Player choice and consequences have been major gaming themes for the past few years. Gods Will Be Watching is no different, but instead of giving you relatively clear cut choices, you’re in a sea of grey. What will you do to survive? Is it worth sacrificing a robot companion to keep the lights on or do you rush and cut corners in the synthesis of a desperately needed antidote before the lights cut out? From the start, you are thrown into situations where all the choices are cringe-inducing and you are forced to make tough choices to survive, some of which may be tougher to live with than others.
The game follows Sergeant Burden and his team as they go from one life and death situation to the next. You’re joined by your long-time friend and soldier, Jack; throughout the game you are joined by a few different groups of team members. First, you’re part of a rebel/terrorist group, then you are joined by a science team, which includes the debonair BR4N-DN, and later on in the game, you are stuck on a desert planet with a squad of soldiers.
As the game progresses, you’ll find yourself having to compromise a lot of the morals you could have stuck to in other morality based games. That doesn’t mean you’ll go full Renegade; instead, you’ll become very familiar with all the shades of grey between the two extremes. As a point and click game, all your actions are contextual and depend on which of your teammates you select. The interesting twist in this is that each choice is color coded; while red choices indicate a passage of time, green choices are “free” and don’t affect the in-game timer.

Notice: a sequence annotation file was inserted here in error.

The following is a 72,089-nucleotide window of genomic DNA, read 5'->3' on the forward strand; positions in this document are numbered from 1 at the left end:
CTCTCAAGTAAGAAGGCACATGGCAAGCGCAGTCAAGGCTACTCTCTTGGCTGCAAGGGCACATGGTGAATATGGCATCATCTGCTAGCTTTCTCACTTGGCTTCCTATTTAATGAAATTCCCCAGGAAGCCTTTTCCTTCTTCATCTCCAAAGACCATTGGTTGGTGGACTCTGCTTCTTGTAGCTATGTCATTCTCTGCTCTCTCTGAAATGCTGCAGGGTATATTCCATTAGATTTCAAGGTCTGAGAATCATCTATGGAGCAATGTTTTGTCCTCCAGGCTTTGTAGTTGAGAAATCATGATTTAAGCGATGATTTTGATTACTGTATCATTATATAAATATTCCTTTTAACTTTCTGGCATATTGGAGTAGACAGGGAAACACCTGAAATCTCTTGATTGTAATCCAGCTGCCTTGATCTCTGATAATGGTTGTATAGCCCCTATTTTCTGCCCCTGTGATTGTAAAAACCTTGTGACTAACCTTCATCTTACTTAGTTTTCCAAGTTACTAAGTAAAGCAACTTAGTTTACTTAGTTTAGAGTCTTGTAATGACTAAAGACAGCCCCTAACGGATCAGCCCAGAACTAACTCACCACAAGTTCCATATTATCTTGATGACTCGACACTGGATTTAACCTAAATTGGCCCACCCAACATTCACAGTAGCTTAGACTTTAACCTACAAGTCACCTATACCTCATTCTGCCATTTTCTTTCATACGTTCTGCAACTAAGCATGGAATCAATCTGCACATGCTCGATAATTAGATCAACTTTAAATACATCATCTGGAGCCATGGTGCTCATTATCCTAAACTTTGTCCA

Gods Will Be Watching splits the game into seven chapters, with each chapter throwing your team into another ordeal that you have to get them out of. As you play the game, you’ll bounce from a tense hostage situation, to being trapped in a cave while infected with a deadly virus, and even more tense scenarios. While it’s possible to carry your entire team through the whole game, chances are you will lose one or more of them.
Each chapter does an excellent job of existing independently of each other with just enough overlap to keep events and characters relevant in your mind. Survival is the main thread that intertwines all these chapters together, but the level of stress involved changes. In certain situations, your rations are the most important thing you have to worry about, while in others it is the morale of your team.